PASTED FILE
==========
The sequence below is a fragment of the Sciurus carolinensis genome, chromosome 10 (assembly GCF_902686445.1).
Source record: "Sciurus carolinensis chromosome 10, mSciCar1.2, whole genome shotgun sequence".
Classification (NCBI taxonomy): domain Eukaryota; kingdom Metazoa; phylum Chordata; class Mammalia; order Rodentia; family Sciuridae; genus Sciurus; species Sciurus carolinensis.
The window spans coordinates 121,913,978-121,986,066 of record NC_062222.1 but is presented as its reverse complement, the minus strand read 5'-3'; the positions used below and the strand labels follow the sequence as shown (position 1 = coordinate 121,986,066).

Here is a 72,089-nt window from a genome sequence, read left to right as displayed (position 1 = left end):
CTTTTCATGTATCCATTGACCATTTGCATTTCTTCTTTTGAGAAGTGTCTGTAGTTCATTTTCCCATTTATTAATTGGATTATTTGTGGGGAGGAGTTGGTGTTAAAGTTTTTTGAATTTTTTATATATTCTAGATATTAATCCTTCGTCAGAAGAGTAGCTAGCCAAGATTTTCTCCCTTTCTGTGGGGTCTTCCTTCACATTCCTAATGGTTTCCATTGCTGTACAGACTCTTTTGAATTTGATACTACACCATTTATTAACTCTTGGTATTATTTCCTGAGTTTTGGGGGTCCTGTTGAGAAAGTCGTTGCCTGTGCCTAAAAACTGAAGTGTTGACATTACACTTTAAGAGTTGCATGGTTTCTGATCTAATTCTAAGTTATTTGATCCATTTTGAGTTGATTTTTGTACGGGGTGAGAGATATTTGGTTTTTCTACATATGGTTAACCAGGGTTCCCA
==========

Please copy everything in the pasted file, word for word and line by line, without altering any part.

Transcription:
The sequence below is a fragment of the Sciurus carolinensis genome, chromosome 10 (assembly GCF_902686445.1).
Source record: "Sciurus carolinensis chromosome 10, mSciCar1.2, whole genome shotgun sequence".
Classification (NCBI taxonomy): domain Eukaryota; kingdom Metazoa; phylum Chordata; class Mammalia; order Rodentia; family Sciuridae; genus Sciurus; species Sciurus carolinensis.
The window spans coordinates 121,913,978-121,986,066 of record NC_062222.1 but is presented as its reverse complement, the minus strand read 5'-3'; the positions used below and the strand labels follow the sequence as shown (position 1 = coordinate 121,986,066).

Here is a 72,089-nt window from a genome sequence, read left to right as displayed (position 1 = left end):
CTTTTCATGTATCCATTGACCATTTGCATTTCTTCTTTTGAGAAGTGTCTGTAGTTCATTTTCCCATTTATTAATTGGATTATTTGTGGGGAGGAGTTGGTGTTAAAGTTTTTTGAATTTTTTATATATTCTAGATATTAATCCTTCGTCAGAAGAGTAGCTAGCCAAGATTTTCTCCCTTTCTGTGGGGTCTTCCTTCACATTCCTAATGGTTTCCATTGCTGTACAGACTCTTTTGAATTTGATACTACACCATTTATTAACTCTTGGTATTATTTCCTGAGTTTTGGGGGTCCTGTTGAGAAAGTCGTTGCCTGTGCCTAAAAACTGAAGTGTTGACATTACACTTTAAGAGTTGCATGGTTTCTGATCTAATTCTAAGTTATTTGATCCATTTTGAGTTGATTTTTGTACGGGGTGAGAGATATTTGGTTTTTCTACATATGGTTAACCAGGGTTCCCA